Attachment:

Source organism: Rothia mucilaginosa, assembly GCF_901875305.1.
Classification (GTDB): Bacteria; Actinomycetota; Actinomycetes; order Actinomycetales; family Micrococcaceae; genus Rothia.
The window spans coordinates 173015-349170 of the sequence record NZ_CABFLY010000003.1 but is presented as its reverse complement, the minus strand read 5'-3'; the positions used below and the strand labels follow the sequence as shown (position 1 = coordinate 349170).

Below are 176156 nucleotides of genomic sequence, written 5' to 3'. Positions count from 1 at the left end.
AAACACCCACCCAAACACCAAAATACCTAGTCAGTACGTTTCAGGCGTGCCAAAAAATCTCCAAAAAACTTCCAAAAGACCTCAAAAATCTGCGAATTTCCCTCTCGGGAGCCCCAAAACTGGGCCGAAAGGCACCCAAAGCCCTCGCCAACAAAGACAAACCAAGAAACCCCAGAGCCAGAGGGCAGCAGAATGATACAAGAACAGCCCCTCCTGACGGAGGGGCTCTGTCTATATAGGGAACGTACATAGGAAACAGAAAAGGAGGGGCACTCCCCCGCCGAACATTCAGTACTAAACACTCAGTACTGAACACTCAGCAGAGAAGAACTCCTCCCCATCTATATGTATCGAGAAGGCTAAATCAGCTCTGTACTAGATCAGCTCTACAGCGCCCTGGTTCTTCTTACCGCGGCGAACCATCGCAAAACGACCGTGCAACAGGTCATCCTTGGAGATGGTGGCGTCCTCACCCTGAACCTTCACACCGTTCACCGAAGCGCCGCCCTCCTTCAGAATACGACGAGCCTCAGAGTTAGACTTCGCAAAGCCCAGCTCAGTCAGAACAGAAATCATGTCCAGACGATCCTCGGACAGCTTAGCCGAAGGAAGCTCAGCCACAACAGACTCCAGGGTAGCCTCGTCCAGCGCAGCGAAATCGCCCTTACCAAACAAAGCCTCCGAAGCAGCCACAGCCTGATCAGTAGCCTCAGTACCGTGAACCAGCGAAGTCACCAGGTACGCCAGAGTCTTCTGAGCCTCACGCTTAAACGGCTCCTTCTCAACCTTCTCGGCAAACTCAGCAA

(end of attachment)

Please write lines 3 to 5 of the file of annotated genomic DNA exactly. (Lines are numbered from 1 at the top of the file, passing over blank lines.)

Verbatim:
The window spans coordinates 173015-349170 of the sequence record NZ_CABFLY010000003.1 but is presented as its reverse complement, the minus strand read 5'-3'; the positions used below and the strand labels follow the sequence as shown (position 1 = coordinate 349170).

Below are 176156 nucleotides of genomic sequence, written 5' to 3'. Positions count from 1 at the left end.
AAACACCCACCCAAACACCAAAATACCTAGTCAGTACGTTTCAGGCGTGCCAAAAAATCTCCAAAAAACTTCCAAAAGACCTCAAAAATCTGCGAATTTCCCTCTCGGGAGCCCCAAAACTGGGCCGAAAGGCACCCAAAGCCCTCGCCAACAAAGACAAACCAAGAAACCCCAGAGCCAGAGGGCAGCAGAATGATACAAGAACAGCCCCTCCTGACGGAGGGGCTCTGTCTATATAGGGAACGTACATAGGAAACAGAAAAGGAGGGGCACTCCCCCGCCGAACATTCAGTACTAAACACTCAGTACTGAACACTCAGCAGAGAAGAACTCCTCCCCATCTATATGTATCGAGAAGGCTAAATCAGCTCTGTACTAGATCAGCTCTACAGCGCCCTGGTTCTTCTTACCGCGGCGAACCATCGCAAAACGACCGTGCAACAGGTCATCCTTGGAGATGGTGGCGTCCTCACCCTGAACCTTCACACCGTTCACCGAAGCGCCGCCCTCCTTCAGAATACGACGAGCCTCAGAGTTAGACTTCGCAAAGCCCAGCTCAGTCAGAACAGAAATCATGTCCAGACGATCCTCGGACAGCTTAGCCGAAGGAAGCTCAGCCACAACAGACTCCAGGGTAGCCTCGTCCAGCGCAGCGAAATCGCCCTTACCAAACAAAGCCTCCGAAGCAGCCACAGCCTGATCAGTAGCCTCAGTACCGTGAACCAGCGAAGTCACCAGGTACGCCAGAGTCTTCTGAGCCTCACGCTTAAACGGCTCCTTCTCAACCTTCTCGGCAAACTCAGCAA